Bleiker’s presentation was a reminder of the danger presented by the spread of the beetle. Although the beetle cycle has been on the wane in central B.C. for the past decade, its devastation to that area’s lodgepole pine resource is still making its presence felt in permanent sawmill closures due to an unprecedented loss of commercial wood fibre, and catastrophic fires fueled by the remaining standing and fallen dead pine logs.
According to a study published in 2015 in an academic publication called Forestry: An International Journal of Forest Research, by 2012, 53 per cent of the merchantable pine in the B.C. Interior had been attacked by the beetle. The decimation of the merchantable pine resource will result in a cumulative value loss of over $57 billion, or a 1.34 percent drop in British Columbia’s GDP from 2009 to 2054.
While its impact is still being felt in the B.C. Interior, all eyes are now on the eastern side of the Rockies in Alberta, where the beetle continues to have a significant impact on both the Banff and Jasper National Parks, as well as commercial timber resources in places like Hinton, Edson, Whitecourt, Slave Lake, and Grande Prairie. The latest research shows that during a large outbreak, which is currently underway in most of these areas, the beetle can migrate anywhere between 100 to 300 kilometres when it takes flight.
“There have been reports of beetles caught at 900 metres above the ground so we do know that they are capable of getting into the airstream at that level, which is probably going to see them transported much further distances,” says Bleiker.
The question now is whether Alberta’s beetle mitigation strategy, not supported by the federal government except for mitigation efforts in the national parks that many have described as too little/too late, will be sufficient to stop the beetle from significantly entering and thriving in the commercially important jackpine forest. The province is currently spending $30 million per year to fight the beetle, adding $20 million over four years to the effort last October. The Agriculture and Forestry Department says the money will be spent on more ground surveys and control efforts on 83,000 hectares.
Bleiker says that the Mountain Pine Beetle Response Plan released in 2015 based on considerable input from Dr. Barry Cook, Research Scientist with the Canadian Forest Service headquartered in Sault Ste. Marie, Ontario, “identified eastern Alberta as the best battleground to slow the spread east.”
“We know the recipe for successful control, which is early detection, aggressive control and sustained control over time,” says Bleiker. “You basically can’t take your foot off the gas until the population is suppressed.”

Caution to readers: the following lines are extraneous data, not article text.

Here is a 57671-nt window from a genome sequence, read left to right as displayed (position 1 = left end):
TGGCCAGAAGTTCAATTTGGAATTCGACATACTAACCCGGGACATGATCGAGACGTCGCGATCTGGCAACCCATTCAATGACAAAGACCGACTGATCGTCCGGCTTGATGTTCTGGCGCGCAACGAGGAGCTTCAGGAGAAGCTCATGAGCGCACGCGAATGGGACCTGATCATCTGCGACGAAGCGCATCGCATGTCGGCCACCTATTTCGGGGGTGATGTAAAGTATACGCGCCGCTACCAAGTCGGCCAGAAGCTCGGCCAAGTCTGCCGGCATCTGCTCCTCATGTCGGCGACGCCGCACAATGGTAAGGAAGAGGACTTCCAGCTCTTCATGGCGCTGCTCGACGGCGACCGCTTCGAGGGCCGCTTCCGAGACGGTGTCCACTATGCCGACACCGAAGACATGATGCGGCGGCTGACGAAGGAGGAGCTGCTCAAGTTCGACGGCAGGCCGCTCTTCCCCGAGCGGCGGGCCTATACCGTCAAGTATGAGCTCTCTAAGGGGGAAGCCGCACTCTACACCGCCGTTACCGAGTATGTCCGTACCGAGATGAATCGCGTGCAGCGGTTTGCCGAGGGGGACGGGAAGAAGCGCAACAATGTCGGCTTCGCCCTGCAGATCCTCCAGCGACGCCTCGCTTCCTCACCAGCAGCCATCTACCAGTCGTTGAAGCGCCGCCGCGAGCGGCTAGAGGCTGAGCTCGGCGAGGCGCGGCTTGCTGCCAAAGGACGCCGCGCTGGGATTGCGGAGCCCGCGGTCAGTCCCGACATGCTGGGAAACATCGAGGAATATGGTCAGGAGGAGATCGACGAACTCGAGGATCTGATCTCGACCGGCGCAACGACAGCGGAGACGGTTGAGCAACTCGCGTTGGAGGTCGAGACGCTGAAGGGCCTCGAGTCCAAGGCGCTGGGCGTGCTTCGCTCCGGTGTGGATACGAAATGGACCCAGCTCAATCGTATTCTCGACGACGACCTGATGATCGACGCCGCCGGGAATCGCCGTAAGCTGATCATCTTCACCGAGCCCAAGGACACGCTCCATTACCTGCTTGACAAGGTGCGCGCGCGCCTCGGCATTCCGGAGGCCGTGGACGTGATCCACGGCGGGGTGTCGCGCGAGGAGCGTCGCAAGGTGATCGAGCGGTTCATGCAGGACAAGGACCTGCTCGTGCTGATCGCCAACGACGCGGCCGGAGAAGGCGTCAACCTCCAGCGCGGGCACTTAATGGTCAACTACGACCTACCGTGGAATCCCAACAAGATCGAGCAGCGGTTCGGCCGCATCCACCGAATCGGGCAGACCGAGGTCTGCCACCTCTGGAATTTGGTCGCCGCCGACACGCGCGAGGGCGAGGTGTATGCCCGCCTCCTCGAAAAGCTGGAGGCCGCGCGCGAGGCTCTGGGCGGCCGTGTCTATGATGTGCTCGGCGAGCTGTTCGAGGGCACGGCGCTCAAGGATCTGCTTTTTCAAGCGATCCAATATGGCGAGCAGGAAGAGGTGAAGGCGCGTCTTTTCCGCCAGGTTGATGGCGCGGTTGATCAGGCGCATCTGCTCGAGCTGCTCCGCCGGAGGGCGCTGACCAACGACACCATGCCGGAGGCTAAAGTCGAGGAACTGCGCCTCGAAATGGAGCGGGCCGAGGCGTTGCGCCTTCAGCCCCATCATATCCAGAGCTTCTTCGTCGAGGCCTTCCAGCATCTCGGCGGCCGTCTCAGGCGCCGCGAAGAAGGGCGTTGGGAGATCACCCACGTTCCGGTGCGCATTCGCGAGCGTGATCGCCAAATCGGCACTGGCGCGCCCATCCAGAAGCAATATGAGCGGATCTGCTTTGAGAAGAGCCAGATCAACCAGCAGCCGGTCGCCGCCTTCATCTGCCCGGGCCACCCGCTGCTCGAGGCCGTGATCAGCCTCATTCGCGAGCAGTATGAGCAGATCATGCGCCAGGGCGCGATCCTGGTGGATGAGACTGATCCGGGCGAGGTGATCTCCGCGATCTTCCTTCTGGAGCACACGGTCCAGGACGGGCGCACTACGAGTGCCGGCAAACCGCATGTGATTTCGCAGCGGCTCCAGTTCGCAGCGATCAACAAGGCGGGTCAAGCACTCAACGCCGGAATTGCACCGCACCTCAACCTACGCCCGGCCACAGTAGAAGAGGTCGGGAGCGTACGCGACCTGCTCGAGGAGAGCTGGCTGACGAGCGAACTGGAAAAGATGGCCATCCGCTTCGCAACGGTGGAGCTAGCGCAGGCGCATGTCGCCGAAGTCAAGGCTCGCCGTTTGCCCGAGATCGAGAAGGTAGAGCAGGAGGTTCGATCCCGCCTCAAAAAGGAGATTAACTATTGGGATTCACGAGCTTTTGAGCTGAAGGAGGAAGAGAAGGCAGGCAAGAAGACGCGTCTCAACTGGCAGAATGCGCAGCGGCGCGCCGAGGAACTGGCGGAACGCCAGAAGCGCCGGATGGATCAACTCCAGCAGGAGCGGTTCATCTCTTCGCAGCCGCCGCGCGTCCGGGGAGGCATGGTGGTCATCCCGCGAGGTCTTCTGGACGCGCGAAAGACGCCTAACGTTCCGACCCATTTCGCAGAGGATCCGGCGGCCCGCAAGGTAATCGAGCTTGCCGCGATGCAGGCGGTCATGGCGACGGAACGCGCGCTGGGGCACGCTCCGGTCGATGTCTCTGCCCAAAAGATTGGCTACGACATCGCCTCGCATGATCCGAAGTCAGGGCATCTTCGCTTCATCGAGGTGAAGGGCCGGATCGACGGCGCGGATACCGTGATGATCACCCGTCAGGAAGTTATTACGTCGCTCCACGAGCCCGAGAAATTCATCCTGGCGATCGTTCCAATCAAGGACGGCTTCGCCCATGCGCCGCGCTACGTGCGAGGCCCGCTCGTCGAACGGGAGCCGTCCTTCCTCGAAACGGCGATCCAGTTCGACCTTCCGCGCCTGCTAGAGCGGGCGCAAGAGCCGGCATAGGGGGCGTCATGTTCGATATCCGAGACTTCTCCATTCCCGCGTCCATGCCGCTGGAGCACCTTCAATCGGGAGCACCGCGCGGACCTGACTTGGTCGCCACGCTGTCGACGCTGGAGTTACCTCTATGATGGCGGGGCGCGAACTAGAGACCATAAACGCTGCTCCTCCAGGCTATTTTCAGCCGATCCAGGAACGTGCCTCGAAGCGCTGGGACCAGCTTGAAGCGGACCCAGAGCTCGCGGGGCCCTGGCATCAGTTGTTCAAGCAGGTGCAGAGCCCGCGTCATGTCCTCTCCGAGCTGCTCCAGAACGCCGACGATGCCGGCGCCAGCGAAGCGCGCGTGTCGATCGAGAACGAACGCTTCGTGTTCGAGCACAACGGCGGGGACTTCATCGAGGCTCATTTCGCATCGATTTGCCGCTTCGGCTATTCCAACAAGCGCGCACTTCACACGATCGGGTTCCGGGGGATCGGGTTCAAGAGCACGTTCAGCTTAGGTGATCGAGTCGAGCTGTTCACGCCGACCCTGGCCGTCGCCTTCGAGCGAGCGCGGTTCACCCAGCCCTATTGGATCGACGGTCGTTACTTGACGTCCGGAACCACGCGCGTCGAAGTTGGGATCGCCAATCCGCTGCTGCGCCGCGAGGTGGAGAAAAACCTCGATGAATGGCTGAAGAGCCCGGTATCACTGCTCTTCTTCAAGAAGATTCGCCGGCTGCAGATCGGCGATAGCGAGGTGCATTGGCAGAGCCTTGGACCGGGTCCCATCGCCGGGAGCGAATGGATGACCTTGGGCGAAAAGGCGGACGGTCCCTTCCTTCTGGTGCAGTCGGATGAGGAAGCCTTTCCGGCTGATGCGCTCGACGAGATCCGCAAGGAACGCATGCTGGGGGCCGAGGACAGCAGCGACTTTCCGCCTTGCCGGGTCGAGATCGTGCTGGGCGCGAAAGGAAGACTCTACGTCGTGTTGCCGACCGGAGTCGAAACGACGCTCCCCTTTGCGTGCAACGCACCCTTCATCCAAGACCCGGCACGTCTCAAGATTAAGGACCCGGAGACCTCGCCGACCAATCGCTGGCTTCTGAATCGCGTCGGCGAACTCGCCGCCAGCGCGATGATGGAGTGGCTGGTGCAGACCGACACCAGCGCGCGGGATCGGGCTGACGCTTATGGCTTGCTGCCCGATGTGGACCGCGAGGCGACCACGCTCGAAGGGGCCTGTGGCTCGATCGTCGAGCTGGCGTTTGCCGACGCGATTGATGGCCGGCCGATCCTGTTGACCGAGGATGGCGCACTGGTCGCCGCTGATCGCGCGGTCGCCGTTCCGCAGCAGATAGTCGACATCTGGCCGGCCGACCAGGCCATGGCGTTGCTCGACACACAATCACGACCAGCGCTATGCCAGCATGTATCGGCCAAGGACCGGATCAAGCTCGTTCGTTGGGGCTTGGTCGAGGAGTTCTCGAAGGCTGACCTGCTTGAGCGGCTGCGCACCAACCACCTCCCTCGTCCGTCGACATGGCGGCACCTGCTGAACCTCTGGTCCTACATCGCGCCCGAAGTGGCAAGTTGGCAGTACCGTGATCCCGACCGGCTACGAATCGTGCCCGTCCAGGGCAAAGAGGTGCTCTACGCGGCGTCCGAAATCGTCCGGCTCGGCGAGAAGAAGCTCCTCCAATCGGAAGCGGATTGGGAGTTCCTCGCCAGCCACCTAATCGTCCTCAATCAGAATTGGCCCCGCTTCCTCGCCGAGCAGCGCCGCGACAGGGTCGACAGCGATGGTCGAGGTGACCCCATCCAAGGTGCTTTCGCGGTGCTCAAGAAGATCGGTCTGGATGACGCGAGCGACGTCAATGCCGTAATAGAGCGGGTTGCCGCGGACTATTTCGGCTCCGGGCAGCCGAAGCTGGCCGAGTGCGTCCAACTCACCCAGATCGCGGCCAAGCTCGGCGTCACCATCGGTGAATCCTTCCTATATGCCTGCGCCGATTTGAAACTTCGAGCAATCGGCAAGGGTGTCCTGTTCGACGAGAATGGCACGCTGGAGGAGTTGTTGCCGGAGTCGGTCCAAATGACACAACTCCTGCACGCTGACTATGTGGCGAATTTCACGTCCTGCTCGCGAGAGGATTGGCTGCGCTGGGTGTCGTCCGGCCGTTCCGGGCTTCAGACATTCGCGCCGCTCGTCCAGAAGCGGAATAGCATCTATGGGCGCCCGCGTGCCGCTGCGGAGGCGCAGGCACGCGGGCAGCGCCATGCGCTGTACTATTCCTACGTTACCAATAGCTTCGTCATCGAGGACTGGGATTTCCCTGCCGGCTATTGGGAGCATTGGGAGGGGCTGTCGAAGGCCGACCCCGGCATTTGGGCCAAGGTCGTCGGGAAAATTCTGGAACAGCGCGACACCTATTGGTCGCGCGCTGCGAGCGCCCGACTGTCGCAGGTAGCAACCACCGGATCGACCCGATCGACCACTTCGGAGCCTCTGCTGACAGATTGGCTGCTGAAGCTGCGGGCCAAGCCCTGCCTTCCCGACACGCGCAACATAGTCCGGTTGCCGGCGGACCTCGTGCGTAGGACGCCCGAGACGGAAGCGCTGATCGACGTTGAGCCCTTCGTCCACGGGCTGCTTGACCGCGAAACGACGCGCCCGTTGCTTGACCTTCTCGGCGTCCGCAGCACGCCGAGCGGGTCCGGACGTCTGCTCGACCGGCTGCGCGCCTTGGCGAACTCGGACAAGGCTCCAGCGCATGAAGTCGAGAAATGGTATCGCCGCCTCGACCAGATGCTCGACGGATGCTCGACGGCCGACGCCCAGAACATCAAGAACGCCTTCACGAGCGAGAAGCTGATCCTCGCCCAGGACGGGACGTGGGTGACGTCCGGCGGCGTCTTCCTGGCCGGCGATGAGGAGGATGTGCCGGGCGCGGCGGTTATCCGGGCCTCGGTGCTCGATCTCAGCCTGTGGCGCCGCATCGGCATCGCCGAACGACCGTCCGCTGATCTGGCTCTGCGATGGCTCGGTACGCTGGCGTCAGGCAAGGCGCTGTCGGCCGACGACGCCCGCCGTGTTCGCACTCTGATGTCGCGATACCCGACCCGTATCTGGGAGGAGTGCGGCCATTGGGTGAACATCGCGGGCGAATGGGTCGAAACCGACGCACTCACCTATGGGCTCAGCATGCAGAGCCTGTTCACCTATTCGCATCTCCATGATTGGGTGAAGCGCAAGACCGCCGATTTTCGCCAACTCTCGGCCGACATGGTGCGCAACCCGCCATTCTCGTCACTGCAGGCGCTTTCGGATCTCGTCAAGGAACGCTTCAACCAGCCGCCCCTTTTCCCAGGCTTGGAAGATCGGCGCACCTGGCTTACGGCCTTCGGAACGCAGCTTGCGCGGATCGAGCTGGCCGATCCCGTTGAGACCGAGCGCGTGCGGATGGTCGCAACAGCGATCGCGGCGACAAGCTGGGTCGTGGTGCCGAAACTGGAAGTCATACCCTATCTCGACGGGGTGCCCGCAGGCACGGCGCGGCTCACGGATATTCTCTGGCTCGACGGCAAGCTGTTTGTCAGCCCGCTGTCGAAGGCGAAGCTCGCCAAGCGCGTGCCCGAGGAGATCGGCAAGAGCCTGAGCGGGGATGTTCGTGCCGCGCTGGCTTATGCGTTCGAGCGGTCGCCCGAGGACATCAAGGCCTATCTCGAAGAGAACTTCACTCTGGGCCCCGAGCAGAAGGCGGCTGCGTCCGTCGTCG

On the Cover:
Freya Logging has proven to be a versatile and diversified logging contractor in the B.C. Interior, taking on a range of logging jobs, including commercial thinning, with a variety of harvesting equipment, such as a Ponsse Buffalo King forwarder. Watch for the story on Freya Logging in the next issue of Logging and Sawmilling Journal (Cover photo courtesy of Freya Logging).
Keeping the pedal to the metal in beetle battle …
Alberta is working hard to keep its foot on the gas in battling the mountain pine beetle, but the beetle keeps knocking on Saskatchewan’s western door.
LSJ Exclusive—Sawmill Supplier Forum
To help readers keep on top of new equipment in these uncertain times, and help mill equipment suppliers share information with their customers, we’ve included a special feature in this issue of Logging and Sawmilling Journal— “The Sawmill Supplier Forum”.
Maxing out on communications tools—in logging
Alberta logger Seth Dickinson is gaining benefits on a number of fronts using communications tools now available on John Deere logging equipment.
B.C. firm key to building new Alabama sawmill
A new sawmill to make use of under-utilized small logs is now turning out upwards of 200 million board feet of lumber a year at the relatively new $65 million (U.S.) Two Rivers Lumber sawmill in southwestern Alabama—and B.C.’s BID Group was instrumental in building the state-of-the-art mill.
Tolko’s new pellet, energy plant in Alberta
Despite the COVID-19 situation, Tolko Industries has been busy of late, completing work on a new state-of-the-art $60 million pellet plant, and $33 million energy facility, in Alberta.
Included in this edition of The Edge, Canada’s leading publication on research in the forest industry, are stories from the Canadian Wood Fibre Centre (CWFC), and the Faculty of Forestry at the University of B.C.
The Last Word
B.C.’s forestry communities are fed up and frustrated with the industry’s ups and downs—and loss of jobs, says Jim Stirling.